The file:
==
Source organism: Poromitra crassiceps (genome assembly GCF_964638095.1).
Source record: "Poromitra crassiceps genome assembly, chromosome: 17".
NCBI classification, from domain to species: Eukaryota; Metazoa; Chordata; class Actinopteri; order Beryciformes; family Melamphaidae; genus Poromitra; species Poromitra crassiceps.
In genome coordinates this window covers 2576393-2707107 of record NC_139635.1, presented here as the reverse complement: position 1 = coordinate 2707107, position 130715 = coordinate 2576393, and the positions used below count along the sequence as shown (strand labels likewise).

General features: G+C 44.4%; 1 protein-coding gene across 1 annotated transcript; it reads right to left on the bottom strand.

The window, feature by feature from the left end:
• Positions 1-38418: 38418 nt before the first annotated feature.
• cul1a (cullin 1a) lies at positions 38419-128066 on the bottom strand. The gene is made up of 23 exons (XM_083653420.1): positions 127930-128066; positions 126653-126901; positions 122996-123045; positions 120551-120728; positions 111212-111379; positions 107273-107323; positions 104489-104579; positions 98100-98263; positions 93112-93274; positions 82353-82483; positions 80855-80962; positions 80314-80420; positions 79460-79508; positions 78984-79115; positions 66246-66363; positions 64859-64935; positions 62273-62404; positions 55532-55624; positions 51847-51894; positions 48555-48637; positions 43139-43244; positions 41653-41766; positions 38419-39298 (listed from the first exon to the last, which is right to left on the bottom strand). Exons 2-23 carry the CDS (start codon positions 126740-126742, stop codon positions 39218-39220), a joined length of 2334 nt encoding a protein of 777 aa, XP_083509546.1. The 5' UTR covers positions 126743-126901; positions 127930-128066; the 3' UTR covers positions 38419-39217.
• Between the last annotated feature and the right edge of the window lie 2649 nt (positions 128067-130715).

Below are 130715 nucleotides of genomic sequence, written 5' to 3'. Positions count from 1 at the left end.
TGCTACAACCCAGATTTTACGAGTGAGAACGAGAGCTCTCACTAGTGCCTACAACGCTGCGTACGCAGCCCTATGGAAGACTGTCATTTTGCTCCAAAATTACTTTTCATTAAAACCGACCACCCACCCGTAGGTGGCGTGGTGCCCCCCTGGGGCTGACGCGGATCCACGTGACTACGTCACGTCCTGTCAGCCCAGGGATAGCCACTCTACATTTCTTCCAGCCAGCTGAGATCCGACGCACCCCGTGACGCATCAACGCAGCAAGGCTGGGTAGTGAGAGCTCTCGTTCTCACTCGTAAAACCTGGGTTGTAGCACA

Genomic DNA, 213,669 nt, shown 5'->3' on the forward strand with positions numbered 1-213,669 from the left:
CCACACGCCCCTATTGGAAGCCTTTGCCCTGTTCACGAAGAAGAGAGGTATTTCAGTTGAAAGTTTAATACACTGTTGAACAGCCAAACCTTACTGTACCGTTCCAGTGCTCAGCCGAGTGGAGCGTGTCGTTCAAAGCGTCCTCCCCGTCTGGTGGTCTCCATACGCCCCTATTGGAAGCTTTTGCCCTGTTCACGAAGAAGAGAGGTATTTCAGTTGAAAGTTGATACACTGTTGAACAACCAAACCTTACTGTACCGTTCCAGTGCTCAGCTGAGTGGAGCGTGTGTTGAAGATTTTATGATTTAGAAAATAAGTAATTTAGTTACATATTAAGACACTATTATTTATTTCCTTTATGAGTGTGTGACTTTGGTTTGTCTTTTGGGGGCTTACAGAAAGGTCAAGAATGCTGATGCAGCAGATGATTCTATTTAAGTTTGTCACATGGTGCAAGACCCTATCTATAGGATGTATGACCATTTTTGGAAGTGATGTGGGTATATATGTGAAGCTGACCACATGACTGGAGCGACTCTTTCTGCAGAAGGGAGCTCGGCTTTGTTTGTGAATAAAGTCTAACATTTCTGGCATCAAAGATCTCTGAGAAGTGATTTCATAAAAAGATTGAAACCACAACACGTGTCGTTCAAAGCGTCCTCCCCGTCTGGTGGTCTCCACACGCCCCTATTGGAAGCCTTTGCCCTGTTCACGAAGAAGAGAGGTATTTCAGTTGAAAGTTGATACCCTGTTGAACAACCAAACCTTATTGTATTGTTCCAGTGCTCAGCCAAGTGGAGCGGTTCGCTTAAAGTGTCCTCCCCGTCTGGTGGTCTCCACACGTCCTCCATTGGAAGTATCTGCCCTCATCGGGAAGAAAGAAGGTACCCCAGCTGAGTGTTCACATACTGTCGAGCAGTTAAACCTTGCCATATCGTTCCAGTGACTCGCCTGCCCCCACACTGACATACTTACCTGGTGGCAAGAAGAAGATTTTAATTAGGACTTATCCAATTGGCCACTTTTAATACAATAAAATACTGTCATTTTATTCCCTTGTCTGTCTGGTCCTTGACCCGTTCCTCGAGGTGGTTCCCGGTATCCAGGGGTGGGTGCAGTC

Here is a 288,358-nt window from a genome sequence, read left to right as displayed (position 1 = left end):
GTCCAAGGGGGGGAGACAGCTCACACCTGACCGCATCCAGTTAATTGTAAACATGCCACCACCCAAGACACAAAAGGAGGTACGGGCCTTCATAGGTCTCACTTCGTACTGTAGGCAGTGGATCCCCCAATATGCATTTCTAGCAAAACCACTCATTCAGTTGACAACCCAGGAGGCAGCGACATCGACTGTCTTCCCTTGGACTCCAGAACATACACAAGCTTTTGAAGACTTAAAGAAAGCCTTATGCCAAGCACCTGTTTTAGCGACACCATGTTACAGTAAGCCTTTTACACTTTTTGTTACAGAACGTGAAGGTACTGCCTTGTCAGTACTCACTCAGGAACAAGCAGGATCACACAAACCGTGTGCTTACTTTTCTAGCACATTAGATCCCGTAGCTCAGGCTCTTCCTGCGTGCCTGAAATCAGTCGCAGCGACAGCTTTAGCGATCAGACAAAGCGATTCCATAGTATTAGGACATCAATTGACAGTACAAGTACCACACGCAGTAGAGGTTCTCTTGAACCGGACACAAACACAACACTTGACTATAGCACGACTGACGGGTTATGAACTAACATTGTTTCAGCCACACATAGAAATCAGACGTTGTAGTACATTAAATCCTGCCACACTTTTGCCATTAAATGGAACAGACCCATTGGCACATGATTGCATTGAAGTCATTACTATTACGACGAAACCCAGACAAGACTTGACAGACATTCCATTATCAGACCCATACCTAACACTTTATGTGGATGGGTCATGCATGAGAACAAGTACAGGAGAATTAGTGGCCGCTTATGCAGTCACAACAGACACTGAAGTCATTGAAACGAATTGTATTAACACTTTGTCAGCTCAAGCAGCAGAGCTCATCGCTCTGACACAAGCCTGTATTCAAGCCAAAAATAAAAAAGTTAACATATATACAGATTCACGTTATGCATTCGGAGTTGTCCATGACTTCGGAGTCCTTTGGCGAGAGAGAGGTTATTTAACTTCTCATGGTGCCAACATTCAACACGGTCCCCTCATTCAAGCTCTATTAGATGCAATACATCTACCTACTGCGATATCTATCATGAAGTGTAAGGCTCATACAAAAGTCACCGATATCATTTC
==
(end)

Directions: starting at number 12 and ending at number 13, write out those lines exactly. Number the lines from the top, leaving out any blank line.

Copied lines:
Genomic DNA, 213,669 nt, shown 5'->3' on the forward strand with positions numbered 1-213,669 from the left:
CCACACGCCCCTATTGGAAGCCTTTGCCCTGTTCACGAAGAAGAGAGGTATTTCAGTTGAAAGTTTAATACACTGTTGAACAGCCAAACCTTACTGTACCGTTCCAGTGCTCAGCCGAGTGGAGCGTGTCGTTCAAAGCGTCCTCCCCGTCTGGTGGTCTCCATACGCCCCTATTGGAAGCTTTTGCCCTGTTCACGAAGAAGAGAGGTATTTCAGTTGAAAGTTGATACACTGTTGAACAACCAAACCTTACTGTACCGTTCCAGTGCTCAGCTGAGTGGAGCGTGTGTTGAAGATTTTATGATTTAGAAAATAAGTAATTTAGTTACATATTAAGACACTATTATTTATTTCCTTTATGAGTGTGTGACTTTGGTTTGTCTTTTGGGGGCTTACAGAAAGGTCAAGAATGCTGATGCAGCAGATGATTCTATTTAAGTTTGTCACATGGTGCAAGACCCTATCTATAGGATGTATGACCATTTTTGGAAGTGATGTGGGTATATATGTGAAGCTGACCACATGACTGGAGCGACTCTTTCTGCAGAAGGGAGCTCGGCTTTGTTTGTGAATAAAGTCTAACATTTCTGGCATCAAAGATCTCTGAGAAGTGATTTCATAAAAAGATTGAAACCACAACACGTGTCGTTCAAAGCGTCCTCCCCGTCTGGTGGTCTCCACACGCCCCTATTGGAAGCCTTTGCCCTGTTCACGAAGAAGAGAGGTATTTCAGTTGAAAGTTGATACCCTGTTGAACAACCAAACCTTATTGTATTGTTCCAGTGCTCAGCCAAGTGGAGCGGTTCGCTTAAAGTGTCCTCCCCGTCTGGTGGTCTCCACACGTCCTCCATTGGAAGTATCTGCCCTCATCGGGAAGAAAGAAGGTACCCCAGCTGAGTGTTCACATACTGTCGAGCAGTTAAACCTTGCCATATCGTTCCAGTGACTCGCCTGCCCCCACACTGACATACTTACCTGGTGGCAAGAAGAAGATTTTAATTAGGACTTATCCAATTGGCCACTTTTAATACAATAAAATACTGTCATTTTATTCCCTTGTCTGTCTGGTCCTTGACCCGTTCCTCGAGGTGGTTCCCGGTATCCAGGGGTGGGTGCAGTC